Coronavirus (COVID-19) and Employees: Best Practices

Morale Resource LLC

Coronavirus (COVID-19) and Employees: Best Practices
 
By now I am sure that most employers are trying to figure out how the Coronavirus pandemic impacts their daily operation. It is evident that it has impacted revenue, normal operations, and safety protocols around PPE and handwashing practices, but what about attendance? I’ve included some considerations and best practices to consider as we navigate this road together as a business community.
 
Decide if a Doctor’s Note Should be Required
 
Encourage employees to stay home if they or a member of their household experiences symptoms such as fever, fatigue, or respiratory illness until they are free of fever and other symptoms, such as frequent and severe coughing, for at least 24 hours without the use of medicines (e.g., aspirin and cough suppressants). While you may want to require a doctor’s note, understand that all employees may not seek medical attention for various reasons. You should recommend that they reach out to a medical professional or a telemedicine service if available. Note: Do not check employee’s temperature at work for increases in body temperature. If you suspect an employee may be feeling ill, ask them to leave work or seek medical attention. Do not self-diagnose or discuss a possible diagnosis with other employees.
 
Be Lenient with Sick Leave
 
Be flexible with your employees regarding PTO and other sick leave policies. Employers may require employees who exhibit coronavirus symptoms or if an employee is returning from a country designated by the CDC and the World Health Organization (WHO) as having a high risk for COVID-19 transmission or has been exposed to someone ill with the virus. to stay home (approximately 14 days) or until they are symptom-free. Be cautious and temporarily modify your attendance policies. Required quarantines could encourage hourly workers who have no remaining paid sick days or other paid time off (PTO) not to reveal that they may pose a risk to others. In the meantime, consider if emergency catastrophe PTO can be granted if necessary, for hourly employees who would experience hardship if there were unable to work. I recommend that you allow hourly impacted employees to telecommute if possible. Allow your employees to take PTO or encourage them to utilize short term disability or a plan like AFLAC if they have elected it. Keep in mind that schools are closed after Wednesday this week. If employees can’t find adequate childcare during this time, I would recommend that you allow them to take time off paid or unpaid to guarantee the health and safety of their minor or disabled children/dependents. I recommend that you do not allow employees to bring children to the workplace for insurance purposes. The Trump Administration has introduced a bill that would provide relief to hourly workers suffering from economic fallout from COVID - 19, but nothing has been finalized.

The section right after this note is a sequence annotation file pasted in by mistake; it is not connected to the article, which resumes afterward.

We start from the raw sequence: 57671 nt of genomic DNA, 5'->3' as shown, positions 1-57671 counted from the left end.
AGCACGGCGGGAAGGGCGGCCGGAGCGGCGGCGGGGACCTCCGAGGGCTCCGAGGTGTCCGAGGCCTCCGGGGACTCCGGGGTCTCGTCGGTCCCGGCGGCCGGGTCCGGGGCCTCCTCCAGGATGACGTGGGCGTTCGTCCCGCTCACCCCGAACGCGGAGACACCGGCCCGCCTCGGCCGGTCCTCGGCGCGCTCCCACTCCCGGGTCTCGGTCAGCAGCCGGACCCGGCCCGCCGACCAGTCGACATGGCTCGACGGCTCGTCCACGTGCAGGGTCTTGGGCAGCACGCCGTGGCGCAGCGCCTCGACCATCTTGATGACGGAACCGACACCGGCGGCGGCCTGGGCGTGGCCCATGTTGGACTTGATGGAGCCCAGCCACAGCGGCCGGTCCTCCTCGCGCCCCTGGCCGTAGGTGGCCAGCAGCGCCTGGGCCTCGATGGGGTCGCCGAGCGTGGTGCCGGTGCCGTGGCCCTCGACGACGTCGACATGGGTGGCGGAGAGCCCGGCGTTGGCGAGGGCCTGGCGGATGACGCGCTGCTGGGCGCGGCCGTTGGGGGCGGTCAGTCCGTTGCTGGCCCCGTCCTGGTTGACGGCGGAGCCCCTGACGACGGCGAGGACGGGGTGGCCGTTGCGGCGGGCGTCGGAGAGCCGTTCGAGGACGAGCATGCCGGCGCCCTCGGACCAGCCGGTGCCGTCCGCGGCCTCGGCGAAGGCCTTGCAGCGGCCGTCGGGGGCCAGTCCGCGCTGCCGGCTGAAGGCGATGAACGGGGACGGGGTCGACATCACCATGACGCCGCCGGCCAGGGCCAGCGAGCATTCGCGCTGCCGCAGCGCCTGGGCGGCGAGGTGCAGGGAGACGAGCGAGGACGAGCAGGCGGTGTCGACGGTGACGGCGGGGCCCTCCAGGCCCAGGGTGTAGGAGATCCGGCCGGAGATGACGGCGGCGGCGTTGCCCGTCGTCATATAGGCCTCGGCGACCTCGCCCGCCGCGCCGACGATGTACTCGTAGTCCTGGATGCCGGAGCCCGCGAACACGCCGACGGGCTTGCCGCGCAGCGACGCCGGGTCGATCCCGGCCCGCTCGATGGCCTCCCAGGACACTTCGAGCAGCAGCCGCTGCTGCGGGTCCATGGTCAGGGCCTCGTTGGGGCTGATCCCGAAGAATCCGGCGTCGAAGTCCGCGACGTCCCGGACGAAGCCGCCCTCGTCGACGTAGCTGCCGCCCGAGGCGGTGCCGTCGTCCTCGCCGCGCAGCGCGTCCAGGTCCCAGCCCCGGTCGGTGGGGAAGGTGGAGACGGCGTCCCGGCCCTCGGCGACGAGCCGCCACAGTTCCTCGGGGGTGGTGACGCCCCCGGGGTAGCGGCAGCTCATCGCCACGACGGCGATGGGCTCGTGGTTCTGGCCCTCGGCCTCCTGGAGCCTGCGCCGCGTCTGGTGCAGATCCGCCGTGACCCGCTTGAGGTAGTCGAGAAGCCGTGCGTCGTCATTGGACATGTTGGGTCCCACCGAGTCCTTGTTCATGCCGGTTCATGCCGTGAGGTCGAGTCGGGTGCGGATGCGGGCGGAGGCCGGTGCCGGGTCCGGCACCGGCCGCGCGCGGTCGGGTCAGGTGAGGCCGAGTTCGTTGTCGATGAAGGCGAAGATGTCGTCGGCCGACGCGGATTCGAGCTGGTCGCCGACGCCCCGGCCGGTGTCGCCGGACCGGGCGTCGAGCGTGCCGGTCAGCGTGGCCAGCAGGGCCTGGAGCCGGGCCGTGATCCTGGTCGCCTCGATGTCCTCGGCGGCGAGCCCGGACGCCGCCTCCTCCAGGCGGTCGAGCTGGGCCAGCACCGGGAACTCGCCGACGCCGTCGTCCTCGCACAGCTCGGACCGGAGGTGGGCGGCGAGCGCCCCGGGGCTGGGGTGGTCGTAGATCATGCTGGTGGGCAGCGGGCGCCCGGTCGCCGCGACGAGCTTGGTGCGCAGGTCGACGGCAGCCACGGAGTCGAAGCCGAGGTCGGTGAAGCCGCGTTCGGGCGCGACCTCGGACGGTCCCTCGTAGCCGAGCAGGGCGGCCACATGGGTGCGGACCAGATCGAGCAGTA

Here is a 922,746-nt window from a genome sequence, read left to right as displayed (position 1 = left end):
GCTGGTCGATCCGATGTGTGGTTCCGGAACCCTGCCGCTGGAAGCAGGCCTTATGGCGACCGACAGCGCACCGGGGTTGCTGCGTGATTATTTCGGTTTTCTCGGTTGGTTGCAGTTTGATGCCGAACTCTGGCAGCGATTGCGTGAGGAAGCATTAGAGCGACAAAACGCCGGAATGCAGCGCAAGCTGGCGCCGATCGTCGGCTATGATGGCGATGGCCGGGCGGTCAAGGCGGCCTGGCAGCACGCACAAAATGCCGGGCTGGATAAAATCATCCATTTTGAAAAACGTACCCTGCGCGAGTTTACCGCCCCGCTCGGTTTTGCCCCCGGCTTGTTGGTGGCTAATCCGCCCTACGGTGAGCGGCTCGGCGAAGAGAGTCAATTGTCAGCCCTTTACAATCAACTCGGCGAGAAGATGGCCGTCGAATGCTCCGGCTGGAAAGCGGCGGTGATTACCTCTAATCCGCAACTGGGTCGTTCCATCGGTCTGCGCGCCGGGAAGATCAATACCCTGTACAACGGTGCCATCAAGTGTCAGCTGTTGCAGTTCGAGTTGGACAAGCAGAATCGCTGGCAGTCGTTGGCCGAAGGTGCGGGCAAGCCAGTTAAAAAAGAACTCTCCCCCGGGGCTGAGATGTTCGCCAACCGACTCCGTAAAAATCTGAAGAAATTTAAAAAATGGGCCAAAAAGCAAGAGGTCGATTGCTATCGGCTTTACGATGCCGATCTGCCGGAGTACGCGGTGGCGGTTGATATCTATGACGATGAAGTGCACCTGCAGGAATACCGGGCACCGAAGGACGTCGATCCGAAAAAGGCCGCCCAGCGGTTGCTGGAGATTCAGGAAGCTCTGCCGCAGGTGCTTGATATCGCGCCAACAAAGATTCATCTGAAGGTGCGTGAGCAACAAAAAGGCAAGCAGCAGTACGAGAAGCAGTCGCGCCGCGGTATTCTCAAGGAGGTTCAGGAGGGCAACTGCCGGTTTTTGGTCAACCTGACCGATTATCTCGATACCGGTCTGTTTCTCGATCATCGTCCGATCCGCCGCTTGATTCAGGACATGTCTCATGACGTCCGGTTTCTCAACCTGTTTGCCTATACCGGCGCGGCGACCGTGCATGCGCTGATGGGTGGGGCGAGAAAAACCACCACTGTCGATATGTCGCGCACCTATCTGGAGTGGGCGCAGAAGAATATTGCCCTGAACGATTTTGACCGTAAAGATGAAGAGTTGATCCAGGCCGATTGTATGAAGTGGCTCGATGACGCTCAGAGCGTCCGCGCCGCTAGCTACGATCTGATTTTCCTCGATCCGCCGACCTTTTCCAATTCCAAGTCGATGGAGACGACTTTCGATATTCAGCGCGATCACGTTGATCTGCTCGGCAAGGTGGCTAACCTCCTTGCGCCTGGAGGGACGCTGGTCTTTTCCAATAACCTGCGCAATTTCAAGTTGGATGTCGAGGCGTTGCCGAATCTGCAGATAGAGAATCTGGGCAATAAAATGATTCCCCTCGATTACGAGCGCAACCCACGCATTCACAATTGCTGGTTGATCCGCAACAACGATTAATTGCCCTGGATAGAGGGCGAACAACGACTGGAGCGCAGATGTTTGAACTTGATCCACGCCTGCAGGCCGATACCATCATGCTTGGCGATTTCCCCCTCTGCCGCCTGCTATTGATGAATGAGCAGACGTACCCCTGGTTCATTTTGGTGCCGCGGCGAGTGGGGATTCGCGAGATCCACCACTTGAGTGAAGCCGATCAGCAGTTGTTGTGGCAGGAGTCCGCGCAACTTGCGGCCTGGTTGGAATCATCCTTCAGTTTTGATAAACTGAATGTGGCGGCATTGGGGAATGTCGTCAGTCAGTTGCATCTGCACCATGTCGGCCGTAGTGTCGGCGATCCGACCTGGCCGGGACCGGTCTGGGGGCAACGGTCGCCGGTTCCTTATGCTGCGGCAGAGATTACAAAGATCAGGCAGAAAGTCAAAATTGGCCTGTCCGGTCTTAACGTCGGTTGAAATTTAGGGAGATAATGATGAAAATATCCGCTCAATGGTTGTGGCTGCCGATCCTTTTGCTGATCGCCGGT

Social Distancing
 
The CDC is encouraging all citizens to practice social distancing at this time. You can assist with social distancing at work by adopting practices that would allow employees to spread out and not work in close groups when necessary. Telecommuting is optimal.
 
When to Use FMLA (50 employees within 75 miles)
 
For long-term absence, most employees dealing with their own or a family member's serious illness can take up to 12 weeks of unpaid leave under the federal Family Medical Leave Act.
 
The FMLA rules regarding notices and documentation have not been lifted. Therefore, employers must continue to follow their regular and ordinary FMLA process including the notice of eligibility and rights and responsibilities, certifications, designation notice, and the fitness for duty. For your reference, I have included FAQs from the Department of Labor regarding Wage and Hour and FMLA. They can be found at Questions and Answers from https://www.dol.gov/agencies/whd/pandemic Wage and Hour (WHD)